WASHINGTON DC (Kurdistan 24) – “Turkey’s support for the Maduro regime” in Venezuela “is completely contrary to US policy and very unhelpful,” US Special Representative for Venezuela, Elliott Abrams, said on Tuesday, as he responded to a question from Kurdistan 24.
Asked specifically about Venezuela’s gold trade with Turkey and whether the US might consider secondary sanctions on Turkey, Abrams said, “We will continue to take a look at the ways in which [Turkey’s] support” to Venezuela “takes place and in the context of sanctions by [the] Treasury [Department.]”
Late on Monday, Secretary of State Mike Pompeo tweeted that the US was withdrawing the remainder of its embassy staff from Caracas as tensions sharpen between the two countries.
Venezuela is suffering an extended electricity outage that its de facto leader, Nicolas Maduro, blames on the US, while US authorities say it is simply the product of the Maduro regime’s corruption and its mismanagement of the economy.
Washington views Juan Guaido, the leader of Venezuela’s National Assembly, as the country’s legitimate president and endorses his claim that Maduro’s re-election last year was fraudulent.
Turkey, on the other hand, is one of a handful of countries, along with Russia, Iran, Cuba, China, and Bolivia, that support the Maduro regime.
In January, Venezuela’s Minister of Industry and former Vice-President, Tareck El Aissami, visited Ankara, where he met Turkish President Recep Tayyip Erdogan to finalize an agreement on gold trading.
The Venezuelan-born Aissami has family ties to Iraq’s former Baathist regime, through his father, while he, himself, is reported to have links with Syria, Iran, and Cuba, as well as Lebanese Hezbollah.
In 2017, the US designated Aissami a drug kingpin. On Friday, criminal charges were brought against Aissami by the US Attorney’s Office in New York for violating sanctions by using a US-based air transport company “to set up private meetings around the globe including Turkey and Russia.”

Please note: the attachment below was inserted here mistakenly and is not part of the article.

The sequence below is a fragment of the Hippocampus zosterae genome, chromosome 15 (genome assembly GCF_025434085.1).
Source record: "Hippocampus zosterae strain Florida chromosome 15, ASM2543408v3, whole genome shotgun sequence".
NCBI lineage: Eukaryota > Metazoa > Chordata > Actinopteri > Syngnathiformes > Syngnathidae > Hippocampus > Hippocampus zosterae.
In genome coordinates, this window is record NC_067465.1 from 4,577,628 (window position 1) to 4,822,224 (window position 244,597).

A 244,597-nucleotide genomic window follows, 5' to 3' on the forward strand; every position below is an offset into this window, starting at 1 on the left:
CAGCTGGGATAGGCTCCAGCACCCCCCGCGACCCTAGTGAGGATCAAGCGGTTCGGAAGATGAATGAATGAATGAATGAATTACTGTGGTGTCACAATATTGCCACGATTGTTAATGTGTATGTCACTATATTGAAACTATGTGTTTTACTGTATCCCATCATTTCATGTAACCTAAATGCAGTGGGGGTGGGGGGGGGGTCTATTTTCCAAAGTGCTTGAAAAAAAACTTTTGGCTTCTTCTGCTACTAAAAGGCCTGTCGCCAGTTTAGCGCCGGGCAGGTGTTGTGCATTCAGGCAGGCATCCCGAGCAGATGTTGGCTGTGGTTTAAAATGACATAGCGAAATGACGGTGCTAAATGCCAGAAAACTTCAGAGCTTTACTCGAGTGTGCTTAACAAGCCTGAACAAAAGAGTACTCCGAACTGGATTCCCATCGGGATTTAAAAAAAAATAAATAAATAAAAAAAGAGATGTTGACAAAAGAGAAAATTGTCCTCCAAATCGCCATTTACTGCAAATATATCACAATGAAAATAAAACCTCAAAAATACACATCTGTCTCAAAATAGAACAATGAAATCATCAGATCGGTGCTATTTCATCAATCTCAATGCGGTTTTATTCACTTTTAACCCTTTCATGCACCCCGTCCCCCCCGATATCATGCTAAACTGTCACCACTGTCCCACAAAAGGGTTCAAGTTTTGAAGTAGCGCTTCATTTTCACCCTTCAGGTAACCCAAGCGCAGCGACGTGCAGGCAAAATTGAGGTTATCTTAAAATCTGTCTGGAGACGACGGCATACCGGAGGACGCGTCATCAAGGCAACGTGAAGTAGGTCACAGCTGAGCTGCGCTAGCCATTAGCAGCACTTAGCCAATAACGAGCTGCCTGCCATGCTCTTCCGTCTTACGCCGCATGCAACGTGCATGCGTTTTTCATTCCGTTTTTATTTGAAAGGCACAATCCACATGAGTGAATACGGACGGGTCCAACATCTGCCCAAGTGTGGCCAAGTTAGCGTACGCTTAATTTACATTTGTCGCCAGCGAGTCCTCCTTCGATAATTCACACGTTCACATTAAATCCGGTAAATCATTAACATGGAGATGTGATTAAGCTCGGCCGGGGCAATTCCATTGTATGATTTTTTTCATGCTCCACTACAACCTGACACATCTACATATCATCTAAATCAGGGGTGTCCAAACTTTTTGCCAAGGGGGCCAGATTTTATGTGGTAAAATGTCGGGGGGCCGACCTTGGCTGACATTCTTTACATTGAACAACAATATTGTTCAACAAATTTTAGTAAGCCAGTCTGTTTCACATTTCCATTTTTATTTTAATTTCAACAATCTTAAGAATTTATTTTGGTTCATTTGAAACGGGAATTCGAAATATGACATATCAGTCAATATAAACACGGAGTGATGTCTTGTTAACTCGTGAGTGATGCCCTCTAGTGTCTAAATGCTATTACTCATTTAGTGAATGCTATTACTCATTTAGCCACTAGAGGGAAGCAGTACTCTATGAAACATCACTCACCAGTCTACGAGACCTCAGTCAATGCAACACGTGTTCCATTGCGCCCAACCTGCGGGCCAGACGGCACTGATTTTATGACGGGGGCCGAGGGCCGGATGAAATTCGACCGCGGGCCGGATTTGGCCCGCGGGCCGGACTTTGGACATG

Earlier, Elliott Abrams appeared before a subcommittee of the Senate Foreign Relations Committee. Sen. Ted Cruz (R, Texas) stated, “I understand that the administration is in possession of a list of Turkish entities that are moving gold for Venezuela.”
“Can you outline how the administration intends to address these and other bad actors?” Cruz asked him.
Abrams explained that the US begins by talking to the relevant governments and enterprises, advising them that what they are doing is wrong and could subject them to sanctions.
Turkey certainly has been cautioned in that fashion. In early February, Marshall Billingslea, the Treasury Department’s Assistant Secretary for Terrorist Financing, visited Ankara and warned officials there about Turkish trade with Venezuela.
However, the effort appears to have had little effect.
Abrams told Cruz that in some areas of the world, companies do accept the demand to end their commercial dealings with Venezuela because they do not want to risk being targeted by US sanctions.
However, Abrams continued, “We have not had that success in the case of gold sales in the Middle East.”
Editing by Nadia Riva